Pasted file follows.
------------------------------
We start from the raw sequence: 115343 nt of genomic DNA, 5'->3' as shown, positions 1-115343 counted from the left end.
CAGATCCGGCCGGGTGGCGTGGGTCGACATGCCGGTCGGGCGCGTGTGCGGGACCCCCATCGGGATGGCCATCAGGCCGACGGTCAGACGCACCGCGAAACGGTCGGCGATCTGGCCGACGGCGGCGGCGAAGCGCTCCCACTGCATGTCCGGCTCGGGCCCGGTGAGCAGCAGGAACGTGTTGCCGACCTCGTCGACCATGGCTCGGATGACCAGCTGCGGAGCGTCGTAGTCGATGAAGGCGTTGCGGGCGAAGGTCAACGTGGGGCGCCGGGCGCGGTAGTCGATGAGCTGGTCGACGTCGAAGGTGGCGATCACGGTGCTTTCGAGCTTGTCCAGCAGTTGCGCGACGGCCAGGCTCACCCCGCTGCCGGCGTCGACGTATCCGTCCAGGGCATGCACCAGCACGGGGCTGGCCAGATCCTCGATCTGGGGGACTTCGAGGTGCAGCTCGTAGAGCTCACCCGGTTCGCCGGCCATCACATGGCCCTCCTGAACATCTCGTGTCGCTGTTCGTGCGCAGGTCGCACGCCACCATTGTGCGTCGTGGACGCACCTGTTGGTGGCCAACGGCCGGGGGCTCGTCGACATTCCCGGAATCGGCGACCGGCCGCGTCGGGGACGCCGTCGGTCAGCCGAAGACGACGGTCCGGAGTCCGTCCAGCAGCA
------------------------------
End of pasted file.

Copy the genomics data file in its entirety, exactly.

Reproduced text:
We start from the raw sequence: 115343 nt of genomic DNA, 5'->3' as shown, positions 1-115343 counted from the left end.
CAGATCCGGCCGGGTGGCGTGGGTCGACATGCCGGTCGGGCGCGTGTGCGGGACCCCCATCGGGATGGCCATCAGGCCGACGGTCAGACGCACCGCGAAACGGTCGGCGATCTGGCCGACGGCGGCGGCGAAGCGCTCCCACTGCATGTCCGGCTCGGGCCCGGTGAGCAGCAGGAACGTGTTGCCGACCTCGTCGACCATGGCTCGGATGACCAGCTGCGGAGCGTCGTAGTCGATGAAGGCGTTGCGGGCGAAGGTCAACGTGGGGCGCCGGGCGCGGTAGTCGATGAGCTGGTCGACGTCGAAGGTGGCGATCACGGTGCTTTCGAGCTTGTCCAGCAGTTGCGCGACGGCCAGGCTCACCCCGCTGCCGGCGTCGACGTATCCGTCCAGGGCATGCACCAGCACGGGGCTGGCCAGATCCTCGATCTGGGGGACTTCGAGGTGCAGCTCGTAGAGCTCACCCGGTTCGCCGGCCATCACATGGCCCTCCTGAACATCTCGTGTCGCTGTTCGTGCGCAGGTCGCACGCCACCATTGTGCGTCGTGGACGCACCTGTTGGTGGCCAACGGCCGGGGGCTCGTCGACATTCCCGGAATCGGCGACCGGCCGCGTCGGGGACGCCGTCGGTCAGCCGAAGACGACGGTCCGGAGTCCGTCCAGCAGCA